Recruit via your own employees: 3 successful steps

Employee advocacy: the key to successful recruiting

90% of people trust an organisation more when it is recommended by friends or family. Because, honestly, wouldn’t you rather believe the words of a good friend than those of a company? That is precisely what employee advocacy is all about: getting your employees to talk about your organisation.

“The opinions of people in your professional and social network are still more influential than most marketing tools.”
– Patrick de Pauw, CEO Social Seeder

This form of labour market communication remains the most effective. But, like Rome, you don’t build employee advocacy – or employee engagement – overnight. Engaging employees is an ongoing process. We share 3 tips to successfully launch your employee advocacy programme.


3 tips for a successful employee advocacy programme

1. Make it fun & easy for your employees

To make your employees ambassadors, it is important to emphasise the added benefits for them. For example, they can look with pride at the number of likes and shares they receive, when they share company posts on social media.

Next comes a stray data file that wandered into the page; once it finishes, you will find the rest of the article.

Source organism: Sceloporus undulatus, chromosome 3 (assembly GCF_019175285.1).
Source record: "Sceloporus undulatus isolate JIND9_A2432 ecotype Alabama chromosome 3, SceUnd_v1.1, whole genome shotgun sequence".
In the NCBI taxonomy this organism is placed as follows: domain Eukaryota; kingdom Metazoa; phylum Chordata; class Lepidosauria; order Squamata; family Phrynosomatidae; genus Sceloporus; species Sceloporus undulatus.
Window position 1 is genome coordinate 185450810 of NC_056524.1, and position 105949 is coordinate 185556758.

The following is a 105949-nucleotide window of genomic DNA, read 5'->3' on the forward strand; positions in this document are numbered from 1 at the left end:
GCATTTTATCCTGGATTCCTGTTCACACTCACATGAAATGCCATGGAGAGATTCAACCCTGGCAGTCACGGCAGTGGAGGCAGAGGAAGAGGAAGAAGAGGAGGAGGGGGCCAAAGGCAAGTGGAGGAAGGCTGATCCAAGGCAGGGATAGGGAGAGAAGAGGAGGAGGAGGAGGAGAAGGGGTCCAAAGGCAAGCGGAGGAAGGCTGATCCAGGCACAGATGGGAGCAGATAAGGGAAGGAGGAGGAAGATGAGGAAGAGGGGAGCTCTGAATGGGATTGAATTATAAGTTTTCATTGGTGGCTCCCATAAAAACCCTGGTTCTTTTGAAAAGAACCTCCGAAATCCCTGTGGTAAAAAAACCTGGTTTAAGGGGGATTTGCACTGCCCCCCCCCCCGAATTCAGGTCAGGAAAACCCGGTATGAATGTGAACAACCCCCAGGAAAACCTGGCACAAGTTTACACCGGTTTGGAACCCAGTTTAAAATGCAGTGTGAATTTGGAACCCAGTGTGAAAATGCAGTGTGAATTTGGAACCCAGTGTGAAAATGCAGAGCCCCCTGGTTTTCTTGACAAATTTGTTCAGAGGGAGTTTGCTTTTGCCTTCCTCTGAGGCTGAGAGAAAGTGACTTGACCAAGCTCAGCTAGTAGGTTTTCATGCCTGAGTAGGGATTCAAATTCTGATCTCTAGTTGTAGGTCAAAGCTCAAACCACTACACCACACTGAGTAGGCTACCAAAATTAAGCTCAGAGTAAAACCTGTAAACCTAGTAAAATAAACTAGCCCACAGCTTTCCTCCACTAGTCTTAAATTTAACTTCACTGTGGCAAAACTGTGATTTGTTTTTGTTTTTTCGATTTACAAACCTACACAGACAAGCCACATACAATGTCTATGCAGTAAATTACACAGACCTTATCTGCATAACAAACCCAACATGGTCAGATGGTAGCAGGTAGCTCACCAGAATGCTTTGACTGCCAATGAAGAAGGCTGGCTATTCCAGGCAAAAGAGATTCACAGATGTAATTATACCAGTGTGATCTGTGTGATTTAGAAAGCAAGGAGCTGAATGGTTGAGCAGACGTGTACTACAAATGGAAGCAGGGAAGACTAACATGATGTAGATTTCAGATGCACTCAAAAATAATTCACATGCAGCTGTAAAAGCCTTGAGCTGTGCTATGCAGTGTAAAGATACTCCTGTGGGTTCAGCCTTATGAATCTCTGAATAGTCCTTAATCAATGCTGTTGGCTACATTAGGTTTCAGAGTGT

Furthermore, it is important to remove all possible barriers from your employee. Therefore, make it easy for them to share social media posts about your company. Thanks to the Social Seeder platform, this can be done in just one click.

Finally, it is important that your employees feel appreciated. Treat your ambassadors to an exclusive breakfast, or involve them in your organisation’s content.

2. Share authentic content

Keep your communication authentic and not just commercial. Your employees don’t like only sharing job vacancies. Besides, distributing a vacancy has true impact if you communicate the company’s values and standards beforehand.

So, avoid just talking about yourself on your website or social media. But, also post a fun company activity or feature an employee. Moreover, they can add personal comments to the company message via the Social Seeder platform – that gives authenticity quite a boost.